Nicholas Brennan is a documentary and commercial filmmaker working in London and New York City. He is the director of the feature documentary Los Últimos Frikis (Topic, 2021) and the producer of Reflection: a walk with water (Tribeca Film Festival, 2021). He was a founding director at Courageous, CNN’s award-winning branded content studio, where he directed acclaimed series and commercials for many of the world’s biggest brands. His work has won top industry awards including Cannes Lions, One Show, Webby, and Edward R Murrow Awards. As a documentary filmmaker, Brennan has told stories in over two dozen countries and worked for major outlets including VICE, ABC News, and the New York Times. Raised on the coast of Maine, he was a Willard TC Johnson Fellow at NYU’s Tisch School of the Arts.
Why make a film about heavy metal? It’s loud, it’s abrasive, it pushes people away.
But listen closely and you might see that there’s also something universal about heavy metal — of being able to release both physically and emotionally through performance — that gets to something much more base and very human: our simple urge to express ourselves.
On my first trip to Cuba in 2009, I met a band that lives this spirit of resistance, of revolutionary zeal, and of the real struggle that heavy metal was made for.
Telling the unbelievable story of this band, Zeus — the most popular heavy metal band in Cuba — would take over the next 10 years of my life, as I made Los Últimos Frikis.
I was a 20-year-old film student studying abroad in Havana when I first heard the band’s music. Knowing I was a bit of a punk, a Cuban friend invited me to a concert of theirs at the Maxim Rock, a new venue in Havana. Inside this converted movie theater-turned heavy metal club, I was transported to a seemingly familiar world. The flashing lights, the screaming heavy metal band on stage, the moshing kids dressed in ragged black T-shirts — this was my scene.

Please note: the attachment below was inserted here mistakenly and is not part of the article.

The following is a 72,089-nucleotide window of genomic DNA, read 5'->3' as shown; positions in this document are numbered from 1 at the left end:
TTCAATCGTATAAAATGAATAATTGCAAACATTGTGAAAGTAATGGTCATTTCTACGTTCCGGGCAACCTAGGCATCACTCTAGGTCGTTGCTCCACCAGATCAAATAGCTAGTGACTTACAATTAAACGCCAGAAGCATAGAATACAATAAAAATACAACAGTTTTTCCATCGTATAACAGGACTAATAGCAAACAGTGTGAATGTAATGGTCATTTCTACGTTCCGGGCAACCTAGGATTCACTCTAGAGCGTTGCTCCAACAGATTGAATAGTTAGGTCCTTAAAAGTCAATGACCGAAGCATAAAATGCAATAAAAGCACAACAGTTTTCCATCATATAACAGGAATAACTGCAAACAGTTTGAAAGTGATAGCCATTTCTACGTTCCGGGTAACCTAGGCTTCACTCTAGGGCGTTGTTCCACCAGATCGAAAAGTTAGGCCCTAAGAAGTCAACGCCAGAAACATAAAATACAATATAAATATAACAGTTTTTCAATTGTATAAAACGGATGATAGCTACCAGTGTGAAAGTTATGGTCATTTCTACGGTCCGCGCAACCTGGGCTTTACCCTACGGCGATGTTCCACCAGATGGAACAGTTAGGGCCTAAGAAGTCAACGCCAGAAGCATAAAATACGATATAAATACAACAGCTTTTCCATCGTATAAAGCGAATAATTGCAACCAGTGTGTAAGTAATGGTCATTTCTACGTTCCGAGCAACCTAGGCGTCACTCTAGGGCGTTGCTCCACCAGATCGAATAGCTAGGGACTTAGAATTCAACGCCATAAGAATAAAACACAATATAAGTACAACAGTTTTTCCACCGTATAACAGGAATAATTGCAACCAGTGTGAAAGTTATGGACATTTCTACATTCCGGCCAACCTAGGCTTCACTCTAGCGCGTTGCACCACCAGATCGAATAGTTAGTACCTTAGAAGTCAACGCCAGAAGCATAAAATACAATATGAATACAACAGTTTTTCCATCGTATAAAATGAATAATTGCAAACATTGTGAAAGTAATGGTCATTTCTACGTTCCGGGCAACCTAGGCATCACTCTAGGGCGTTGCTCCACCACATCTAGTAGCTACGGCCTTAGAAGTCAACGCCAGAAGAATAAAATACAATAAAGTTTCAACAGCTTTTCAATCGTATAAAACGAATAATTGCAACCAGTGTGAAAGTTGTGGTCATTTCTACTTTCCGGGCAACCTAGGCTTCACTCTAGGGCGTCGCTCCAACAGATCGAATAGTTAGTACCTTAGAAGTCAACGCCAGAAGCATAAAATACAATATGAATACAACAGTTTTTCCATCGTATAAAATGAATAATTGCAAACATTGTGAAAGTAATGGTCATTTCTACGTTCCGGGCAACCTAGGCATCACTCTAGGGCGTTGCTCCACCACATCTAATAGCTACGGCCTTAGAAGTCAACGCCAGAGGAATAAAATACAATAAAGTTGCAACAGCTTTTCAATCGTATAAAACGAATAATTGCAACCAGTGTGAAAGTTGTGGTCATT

I’d grown up going to rock shows like this one in Portland, Maine. In the sweaty, shouting youth of downtown Havana, I thought I saw myself. Amidst all the focus on what separated Cuba and the United States, here was something we seemingly shared.
But there was also something very different here. Ministry of Interior guards dressed in military-green fatigues kept a watchful eye from the darker corners. Che Guevara tattoos and Cuban revolutionary flags were visible in the crowd.
“Politically, rock was a kind of music that was incorrect here in Cuba,” Zeus guitarist Ivan Vera would explain later. “It was seen as accepting the influence of the capitalist world.”
When Zeus formed in 1988, long-haired frikis — freaks — were thrown in jail for listening to rock & roll, their hair violently shaved by police. Zeus’ lead singer, Diony Arce, had spent six years in prison during the 1990s after the government forced his previous band to shut down. Now screaming on stage, Diony was a rock star who had persevered in a way that American bands could never imagine.
I was hooked.
Visiting with Diony in his apartment outside of Havana, I asked him what he thought about me making a film about the band.
Leaning back in his favorite chair, Diony smiled at my question. He knew the risks he would face if we worked together.
Cuba remains a communist-controlled country where expression is strictly limited. Artists often lose their livelihoods when their work is deemed subversively “against the revolution.”
The system operates through self-policing, fear and quiet submission. There are arbitrary limits with real repercussions. Risk exists when you stick your head out too far. Courage is required to navigate these boundaries to create art in your own voice.